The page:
Good weather, delicious food, and an unparalleled atmosphere; Valencia’s culture, gastronomy, and heritage offer countless experiences you won’t find anywhere else.
Original ideas to try
Here are ten things to do in Valencia that I’d recommend as a local to help you really get to know the city and fall in love with it:
1. Enjoy the views from a historically-charged building
When it comes to exploring a city, there’s nothing like seeing it from above. My favourite view in Valencia overlooks the old town, yet is close enough so you can still appreciate the small details.
One of the best viewpoints is the Micalet, the bell tower of the Cathedral, which was constructed between the 14th and 15th centuries. Although climbing its narrow spiral staircase may tire you out, the 50-metre-high views are what will really take your breath away.
Another historically-significant vantage point is Torres de Serranos, one of the old city gates, where you can gaze over Valencia from thirty three metres up.
The Spanish idiom ‘quedarse a la luna de Valencia’, meaning to sleep under the Valencian moon but really referring to being left out in the cold, is a throwback to a time when the city gates would close at nightfall, and late-arriving travellers would have no choice but to spend the night outside the city limits in the open.
2. Go shopping in Mercado Central
Mercado Central is one of the most beautiful buildings you could visit in Valencia. Inside this art nouveau construction located in the city centre, you’ll find over 250 stands with local produce.
I love a stroll around these stands to browse and buy fresh, seasonal produce, so I definitely recommend it, and there are souvenir shops, takeaway food stands, and much more for you to discover. Mercado Central is open from Monday to Saturday, from 7:30am to 3pm.
3. Try authentic Valencian paella
There’s nothing more sacred to a Valencian than paella: just one change from the original recipe, and a few extra ingredients like peas, and we can’t resist complaining: ‘that’s not paella, that’s rice with stuff in it!’. So, when you’re in Valencia, you have to take the chance to try Valencian paella – real paella.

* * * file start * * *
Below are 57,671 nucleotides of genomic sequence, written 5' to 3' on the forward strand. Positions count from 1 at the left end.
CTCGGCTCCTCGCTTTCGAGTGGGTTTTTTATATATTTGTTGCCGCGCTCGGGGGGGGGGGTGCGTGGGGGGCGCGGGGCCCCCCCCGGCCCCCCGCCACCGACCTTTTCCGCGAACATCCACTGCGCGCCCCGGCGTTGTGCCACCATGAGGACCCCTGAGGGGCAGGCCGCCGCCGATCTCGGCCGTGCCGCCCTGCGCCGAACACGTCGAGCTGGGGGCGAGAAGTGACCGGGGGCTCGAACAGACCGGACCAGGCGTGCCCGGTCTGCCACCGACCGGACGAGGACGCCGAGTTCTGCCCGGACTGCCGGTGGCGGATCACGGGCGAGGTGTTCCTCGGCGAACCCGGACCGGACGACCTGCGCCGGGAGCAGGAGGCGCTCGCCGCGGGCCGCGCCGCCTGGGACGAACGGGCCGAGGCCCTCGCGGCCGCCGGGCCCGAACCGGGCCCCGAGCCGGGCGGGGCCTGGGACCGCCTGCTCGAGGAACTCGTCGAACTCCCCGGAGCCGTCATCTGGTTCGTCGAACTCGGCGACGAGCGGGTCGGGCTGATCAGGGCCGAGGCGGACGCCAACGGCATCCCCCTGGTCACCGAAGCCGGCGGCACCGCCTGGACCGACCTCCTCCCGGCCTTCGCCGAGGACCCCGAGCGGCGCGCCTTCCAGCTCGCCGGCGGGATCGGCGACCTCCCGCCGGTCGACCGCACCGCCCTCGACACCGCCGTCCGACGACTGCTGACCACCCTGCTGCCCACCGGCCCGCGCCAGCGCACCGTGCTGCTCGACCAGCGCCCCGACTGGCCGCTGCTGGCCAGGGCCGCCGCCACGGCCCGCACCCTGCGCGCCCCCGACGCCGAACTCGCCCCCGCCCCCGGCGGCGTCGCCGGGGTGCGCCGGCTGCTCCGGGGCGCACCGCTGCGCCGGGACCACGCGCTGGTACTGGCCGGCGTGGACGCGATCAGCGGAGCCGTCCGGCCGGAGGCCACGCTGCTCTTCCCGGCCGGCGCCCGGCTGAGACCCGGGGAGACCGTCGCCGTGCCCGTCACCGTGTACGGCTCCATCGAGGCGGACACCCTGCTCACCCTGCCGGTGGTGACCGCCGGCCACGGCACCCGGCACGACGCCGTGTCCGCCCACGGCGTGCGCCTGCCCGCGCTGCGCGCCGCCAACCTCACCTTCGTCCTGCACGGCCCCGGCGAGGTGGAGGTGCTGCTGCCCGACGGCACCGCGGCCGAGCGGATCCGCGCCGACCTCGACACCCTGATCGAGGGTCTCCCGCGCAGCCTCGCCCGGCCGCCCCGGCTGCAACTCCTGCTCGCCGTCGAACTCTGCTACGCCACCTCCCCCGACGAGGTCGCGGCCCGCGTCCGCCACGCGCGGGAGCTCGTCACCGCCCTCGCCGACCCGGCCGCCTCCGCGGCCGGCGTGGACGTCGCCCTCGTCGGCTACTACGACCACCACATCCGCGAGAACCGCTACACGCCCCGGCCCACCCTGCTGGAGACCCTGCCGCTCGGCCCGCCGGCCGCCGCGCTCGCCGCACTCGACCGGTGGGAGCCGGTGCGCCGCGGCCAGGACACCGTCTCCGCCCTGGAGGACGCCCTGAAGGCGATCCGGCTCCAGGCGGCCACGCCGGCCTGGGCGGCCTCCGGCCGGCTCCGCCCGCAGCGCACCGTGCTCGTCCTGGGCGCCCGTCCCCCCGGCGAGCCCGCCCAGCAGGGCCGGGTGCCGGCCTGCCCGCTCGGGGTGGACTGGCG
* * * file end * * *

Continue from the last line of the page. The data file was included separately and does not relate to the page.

Where’s good for paella in Valencia? One of the most recommended places for authentic Valencian paella is El Palmar, a district found in the heart of the Albufera de Valencia. But please, never order it for dinner – that’s sacrilege!
4. Get to know El Carmen through its street art
Valencia has its alternative side, and El Carmen is where you’ll find most of the city’s street art. In the old town, street artists have filled the streets with colourful murals full of satire and social commentary.
So, if you like street art as much as I do, go for a wander through its streets – there are some really original pieces to check out. My favourites are the ones by artists Barbiturikills (keep an eye out for their iconic bunnies), DEIH (who has a futuristic aesthetic), and David de Limón (whose famous ninja can be found all over the city).
5. Try the city’s two most iconic drinks
Legend has it, a girl once offered King James I a drink he’d never heard of. When he tried it, he exclaimed ‘això es or, xata!’, which could translate into English ‘this is gold, my dear!’. This is how the famous Valencian drink, horchata, got its name.